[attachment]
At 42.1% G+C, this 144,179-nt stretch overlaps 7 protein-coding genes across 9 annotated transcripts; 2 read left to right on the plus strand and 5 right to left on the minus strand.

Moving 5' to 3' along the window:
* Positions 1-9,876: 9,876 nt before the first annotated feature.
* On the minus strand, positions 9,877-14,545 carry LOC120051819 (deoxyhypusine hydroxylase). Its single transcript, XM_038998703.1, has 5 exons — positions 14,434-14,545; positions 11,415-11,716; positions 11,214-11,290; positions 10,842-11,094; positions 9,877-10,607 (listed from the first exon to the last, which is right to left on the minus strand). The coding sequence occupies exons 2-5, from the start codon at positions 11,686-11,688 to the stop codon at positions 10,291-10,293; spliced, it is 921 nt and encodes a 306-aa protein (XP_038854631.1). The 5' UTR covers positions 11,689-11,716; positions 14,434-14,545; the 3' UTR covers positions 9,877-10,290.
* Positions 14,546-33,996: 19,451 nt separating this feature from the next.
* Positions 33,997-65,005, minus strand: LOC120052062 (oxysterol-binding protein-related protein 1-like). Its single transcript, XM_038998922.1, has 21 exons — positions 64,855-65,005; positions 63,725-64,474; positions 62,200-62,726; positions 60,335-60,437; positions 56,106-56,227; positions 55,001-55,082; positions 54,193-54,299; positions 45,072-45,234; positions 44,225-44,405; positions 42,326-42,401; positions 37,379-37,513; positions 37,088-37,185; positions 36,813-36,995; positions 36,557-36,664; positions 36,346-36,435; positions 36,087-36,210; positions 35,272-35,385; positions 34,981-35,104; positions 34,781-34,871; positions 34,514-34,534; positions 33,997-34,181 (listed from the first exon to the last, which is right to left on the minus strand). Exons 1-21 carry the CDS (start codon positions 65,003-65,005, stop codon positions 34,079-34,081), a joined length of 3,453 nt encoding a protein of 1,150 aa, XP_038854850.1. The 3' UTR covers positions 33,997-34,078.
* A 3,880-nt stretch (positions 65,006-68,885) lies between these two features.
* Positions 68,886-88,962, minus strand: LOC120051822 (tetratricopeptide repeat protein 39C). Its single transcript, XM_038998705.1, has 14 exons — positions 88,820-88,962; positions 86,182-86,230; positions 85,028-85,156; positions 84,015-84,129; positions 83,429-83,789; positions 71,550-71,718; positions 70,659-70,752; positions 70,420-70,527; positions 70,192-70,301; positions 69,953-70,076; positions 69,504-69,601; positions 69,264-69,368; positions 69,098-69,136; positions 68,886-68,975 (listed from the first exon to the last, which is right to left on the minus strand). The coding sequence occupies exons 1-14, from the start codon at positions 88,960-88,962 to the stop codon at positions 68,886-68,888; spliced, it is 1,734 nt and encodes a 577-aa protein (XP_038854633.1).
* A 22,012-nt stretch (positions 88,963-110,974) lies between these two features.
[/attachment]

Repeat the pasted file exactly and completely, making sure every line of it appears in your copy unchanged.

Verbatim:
At 42.1% G+C, this 144,179-nt stretch overlaps 7 protein-coding genes across 9 annotated transcripts; 2 read left to right on the plus strand and 5 right to left on the minus strand.

Moving 5' to 3' along the window:
* Positions 1-9,876: 9,876 nt before the first annotated feature.
* On the minus strand, positions 9,877-14,545 carry LOC120051819 (deoxyhypusine hydroxylase). Its single transcript, XM_038998703.1, has 5 exons — positions 14,434-14,545; positions 11,415-11,716; positions 11,214-11,290; positions 10,842-11,094; positions 9,877-10,607 (listed from the first exon to the last, which is right to left on the minus strand). The coding sequence occupies exons 2-5, from the start codon at positions 11,686-11,688 to the stop codon at positions 10,291-10,293; spliced, it is 921 nt and encodes a 306-aa protein (XP_038854631.1). The 5' UTR covers positions 11,689-11,716; positions 14,434-14,545; the 3' UTR covers positions 9,877-10,290.
* Positions 14,546-33,996: 19,451 nt separating this feature from the next.
* Positions 33,997-65,005, minus strand: LOC120052062 (oxysterol-binding protein-related protein 1-like). Its single transcript, XM_038998922.1, has 21 exons — positions 64,855-65,005; positions 63,725-64,474; positions 62,200-62,726; positions 60,335-60,437; positions 56,106-56,227; positions 55,001-55,082; positions 54,193-54,299; positions 45,072-45,234; positions 44,225-44,405; positions 42,326-42,401; positions 37,379-37,513; positions 37,088-37,185; positions 36,813-36,995; positions 36,557-36,664; positions 36,346-36,435; positions 36,087-36,210; positions 35,272-35,385; positions 34,981-35,104; positions 34,781-34,871; positions 34,514-34,534; positions 33,997-34,181 (listed from the first exon to the last, which is right to left on the minus strand). Exons 1-21 carry the CDS (start codon positions 65,003-65,005, stop codon positions 34,079-34,081), a joined length of 3,453 nt encoding a protein of 1,150 aa, XP_038854850.1. The 3' UTR covers positions 33,997-34,078.
* A 3,880-nt stretch (positions 65,006-68,885) lies between these two features.
* Positions 68,886-88,962, minus strand: LOC120051822 (tetratricopeptide repeat protein 39C). Its single transcript, XM_038998705.1, has 14 exons — positions 88,820-88,962; positions 86,182-86,230; positions 85,028-85,156; positions 84,015-84,129; positions 83,429-83,789; positions 71,550-71,718; positions 70,659-70,752; positions 70,420-70,527; positions 70,192-70,301; positions 69,953-70,076; positions 69,504-69,601; positions 69,264-69,368; positions 69,098-69,136; positions 68,886-68,975 (listed from the first exon to the last, which is right to left on the minus strand). The coding sequence occupies exons 1-14, from the start codon at positions 88,960-88,962 to the stop codon at positions 68,886-68,888; spliced, it is 1,734 nt and encodes a 577-aa protein (XP_038854633.1).
* A 22,012-nt stretch (positions 88,963-110,974) lies between these two features.